Tea Processing Steps & Brewing Instructions for Members
Most good green teas have a grassy or vegetal flavour, without too much astringency. Green tea goes through a process of picking, withering, fixation, rolling and then finally drying. This process prevents oxidisation from occurring that would turn the green leaves brown, like with an apple. Green teas have a shelf life of around 18 months. Some people choose to keep their green teas refrigerated to retain freshness.
Our general infusion instructions for green tea are:
Yellow tea is rare because of the high level of skill and length of time needed to make it. Yellow teas taste similar to green teas, but have a more mellow flavour. Yellow tea goes through a process of picking, withering, fixation, then a special step of sweltering, which is when slight oxidisation takes place. Finally the leaves go through the steps of rolling and drying. Yellow teas have a shelf life of 3 to 5 years and can be kept refrigerated if desired.
Our general infusion instructions for yellow tea are:
White tea is the least processed of all teas. It is a light tea with floral and fruity tones. White tea goes through the steps of picking, then a long withering period and then drying. White teas are like wine – the older the better, as they sweeten with age.
Our general infusion instructions for white tea are:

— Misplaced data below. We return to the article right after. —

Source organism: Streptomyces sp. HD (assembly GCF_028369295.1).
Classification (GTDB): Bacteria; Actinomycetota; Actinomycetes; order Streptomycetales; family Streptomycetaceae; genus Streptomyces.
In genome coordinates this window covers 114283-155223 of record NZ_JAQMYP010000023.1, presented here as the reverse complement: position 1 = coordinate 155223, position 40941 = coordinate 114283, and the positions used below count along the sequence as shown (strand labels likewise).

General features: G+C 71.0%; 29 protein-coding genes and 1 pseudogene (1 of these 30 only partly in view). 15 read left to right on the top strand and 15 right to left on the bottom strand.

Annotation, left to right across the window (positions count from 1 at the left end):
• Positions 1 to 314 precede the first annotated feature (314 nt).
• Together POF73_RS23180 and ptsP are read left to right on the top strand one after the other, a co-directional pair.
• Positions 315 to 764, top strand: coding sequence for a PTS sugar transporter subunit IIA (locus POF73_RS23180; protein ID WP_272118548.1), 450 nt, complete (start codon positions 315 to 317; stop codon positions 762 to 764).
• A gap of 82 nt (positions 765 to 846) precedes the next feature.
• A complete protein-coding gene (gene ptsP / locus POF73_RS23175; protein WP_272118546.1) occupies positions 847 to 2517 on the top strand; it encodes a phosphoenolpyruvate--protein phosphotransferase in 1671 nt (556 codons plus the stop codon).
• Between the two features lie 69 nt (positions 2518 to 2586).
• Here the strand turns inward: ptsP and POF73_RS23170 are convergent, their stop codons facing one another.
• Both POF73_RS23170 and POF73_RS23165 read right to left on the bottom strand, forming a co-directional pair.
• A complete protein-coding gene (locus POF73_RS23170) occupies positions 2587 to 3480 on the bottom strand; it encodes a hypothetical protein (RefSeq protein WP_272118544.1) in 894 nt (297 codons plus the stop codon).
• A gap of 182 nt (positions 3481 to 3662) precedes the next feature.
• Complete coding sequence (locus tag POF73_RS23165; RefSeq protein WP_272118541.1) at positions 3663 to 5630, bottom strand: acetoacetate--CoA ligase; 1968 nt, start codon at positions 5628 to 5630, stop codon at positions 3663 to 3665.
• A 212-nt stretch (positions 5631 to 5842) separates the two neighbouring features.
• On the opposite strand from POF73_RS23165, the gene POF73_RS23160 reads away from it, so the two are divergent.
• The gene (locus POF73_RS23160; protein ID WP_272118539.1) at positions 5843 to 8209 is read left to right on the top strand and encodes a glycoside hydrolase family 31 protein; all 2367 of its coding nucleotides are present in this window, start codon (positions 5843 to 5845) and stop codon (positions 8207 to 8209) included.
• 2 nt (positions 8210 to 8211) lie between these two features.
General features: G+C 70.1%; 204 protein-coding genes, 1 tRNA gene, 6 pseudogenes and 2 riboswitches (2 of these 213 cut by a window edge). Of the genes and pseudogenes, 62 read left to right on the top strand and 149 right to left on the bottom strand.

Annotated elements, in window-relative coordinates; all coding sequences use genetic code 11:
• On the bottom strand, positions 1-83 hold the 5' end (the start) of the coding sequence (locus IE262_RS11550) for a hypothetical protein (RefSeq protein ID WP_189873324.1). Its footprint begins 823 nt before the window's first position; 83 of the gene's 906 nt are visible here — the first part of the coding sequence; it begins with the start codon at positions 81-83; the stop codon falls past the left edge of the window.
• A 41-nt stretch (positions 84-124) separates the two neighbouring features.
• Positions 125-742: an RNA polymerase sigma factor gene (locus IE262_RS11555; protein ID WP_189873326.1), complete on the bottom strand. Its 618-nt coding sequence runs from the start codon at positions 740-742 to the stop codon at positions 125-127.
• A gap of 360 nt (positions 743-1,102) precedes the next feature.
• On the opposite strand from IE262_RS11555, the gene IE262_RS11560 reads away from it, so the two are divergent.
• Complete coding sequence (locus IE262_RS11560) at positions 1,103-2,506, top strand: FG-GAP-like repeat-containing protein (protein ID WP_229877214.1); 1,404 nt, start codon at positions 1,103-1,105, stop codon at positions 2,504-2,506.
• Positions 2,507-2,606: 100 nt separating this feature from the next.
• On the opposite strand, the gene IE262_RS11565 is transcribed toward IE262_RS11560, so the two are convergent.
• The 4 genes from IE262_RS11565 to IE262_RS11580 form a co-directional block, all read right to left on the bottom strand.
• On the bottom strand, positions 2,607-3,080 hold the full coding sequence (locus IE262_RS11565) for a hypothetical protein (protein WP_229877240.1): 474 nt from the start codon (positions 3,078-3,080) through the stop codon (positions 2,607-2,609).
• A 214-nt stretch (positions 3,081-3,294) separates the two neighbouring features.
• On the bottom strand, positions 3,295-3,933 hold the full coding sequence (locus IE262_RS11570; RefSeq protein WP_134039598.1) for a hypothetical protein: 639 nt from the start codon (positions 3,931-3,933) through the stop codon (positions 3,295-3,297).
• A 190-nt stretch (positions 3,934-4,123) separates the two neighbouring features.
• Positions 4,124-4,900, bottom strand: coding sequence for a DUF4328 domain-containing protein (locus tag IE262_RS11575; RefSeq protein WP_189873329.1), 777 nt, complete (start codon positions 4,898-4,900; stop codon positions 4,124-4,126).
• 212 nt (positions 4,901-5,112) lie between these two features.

Oolong tea, also sometimes known as blue tea, is semi-oxidised. The tastes of oolong teas vary greatly according to the percentages of oxidisation. For example, a slightly oxidised oolong tea will have the refreshing quality of green tea, whereas a heavily oxidised oolong tea will taste nutty and minerally. Oolong teas go through a process of picking, withering, tossing (which is where oxidisation takes place), fixation, rolling, roasting and drying. The shelf life of oolong teas is 3 to 10 years.
Our general infusion instructions for oolong tea are:
Red tea in China is known as black tea in Western countries and is the most commonly drunk tea in the West. This type of tea is fully oxidised, giving the dry leaves their dark colour. Good quality red teas can range from having a rich malty flavour to a delicate honey-suckle flavour. Red tea goes through a process of picking, withering, rolling, oxidisation and then drying. Red teas have a shelf life of 3 years before they lose their aroma. But some tea connoisseurs prize decade-old red teas as they believe the flavours enhance with age.
Our general infusion instructions for red tea are:
Dark tea in the West is called black tea in China. Dark teas are fermented and aged. They have a complex and mature flavour, which sometimes requires a developed palate to appreciate. The fermentation process is microbial, and with some types of dark teas you can see the colonies of microbes with the naked eye. Because of the microbial fermentation process, this type of tea can be beneficial for the digestive system. Dark teas go through a process of picking, sun drying, piling, drying, shaping and ageing. Dark teas are like wine – the older the better, as they mellow out with age.
Our general infusion instructions for dark tea are: